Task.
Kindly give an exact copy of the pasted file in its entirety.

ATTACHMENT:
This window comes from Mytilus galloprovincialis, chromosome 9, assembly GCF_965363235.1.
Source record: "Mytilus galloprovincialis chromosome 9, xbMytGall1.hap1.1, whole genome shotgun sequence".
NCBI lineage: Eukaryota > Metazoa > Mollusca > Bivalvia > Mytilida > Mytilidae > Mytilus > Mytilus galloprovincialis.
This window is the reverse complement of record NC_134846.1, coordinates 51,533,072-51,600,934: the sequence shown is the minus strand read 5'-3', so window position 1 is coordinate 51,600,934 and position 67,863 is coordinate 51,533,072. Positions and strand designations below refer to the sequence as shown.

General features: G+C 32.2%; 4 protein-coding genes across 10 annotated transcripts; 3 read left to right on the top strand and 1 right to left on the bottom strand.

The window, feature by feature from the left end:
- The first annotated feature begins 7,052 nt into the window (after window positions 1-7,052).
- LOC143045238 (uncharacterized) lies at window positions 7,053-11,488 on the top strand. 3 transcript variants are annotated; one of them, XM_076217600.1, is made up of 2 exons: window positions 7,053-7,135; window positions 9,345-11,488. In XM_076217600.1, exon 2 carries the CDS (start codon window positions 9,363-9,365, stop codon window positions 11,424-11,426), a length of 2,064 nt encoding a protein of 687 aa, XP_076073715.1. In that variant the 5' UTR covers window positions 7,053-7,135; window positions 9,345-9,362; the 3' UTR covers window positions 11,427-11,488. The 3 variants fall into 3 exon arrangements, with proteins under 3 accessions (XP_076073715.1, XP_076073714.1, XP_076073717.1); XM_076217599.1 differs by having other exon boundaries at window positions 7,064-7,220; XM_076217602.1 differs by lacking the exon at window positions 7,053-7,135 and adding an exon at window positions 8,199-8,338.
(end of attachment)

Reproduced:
This window comes from Mytilus galloprovincialis, chromosome 9, assembly GCF_965363235.1.
Source record: "Mytilus galloprovincialis chromosome 9, xbMytGall1.hap1.1, whole genome shotgun sequence".
NCBI lineage: Eukaryota > Metazoa > Mollusca > Bivalvia > Mytilida > Mytilidae > Mytilus > Mytilus galloprovincialis.
This window is the reverse complement of record NC_134846.1, coordinates 51,533,072-51,600,934: the sequence shown is the minus strand read 5'-3', so window position 1 is coordinate 51,600,934 and position 67,863 is coordinate 51,533,072. Positions and strand designations below refer to the sequence as shown.

General features: G+C 32.2%; 4 protein-coding genes across 10 annotated transcripts; 3 read left to right on the top strand and 1 right to left on the bottom strand.

The window, feature by feature from the left end:
- The first annotated feature begins 7,052 nt into the window (after window positions 1-7,052).
- LOC143045238 (uncharacterized) lies at window positions 7,053-11,488 on the top strand. 3 transcript variants are annotated; one of them, XM_076217600.1, is made up of 2 exons: window positions 7,053-7,135; window positions 9,345-11,488. In XM_076217600.1, exon 2 carries the CDS (start codon window positions 9,363-9,365, stop codon window positions 11,424-11,426), a length of 2,064 nt encoding a protein of 687 aa, XP_076073715.1. In that variant the 5' UTR covers window positions 7,053-7,135; window positions 9,345-9,362; the 3' UTR covers window positions 11,427-11,488. The 3 variants fall into 3 exon arrangements, with proteins under 3 accessions (XP_076073715.1, XP_076073714.1, XP_076073717.1); XM_076217599.1 differs by having other exon boundaries at window positions 7,064-7,220; XM_076217602.1 differs by lacking the exon at window positions 7,053-7,135 and adding an exon at window positions 8,199-8,338.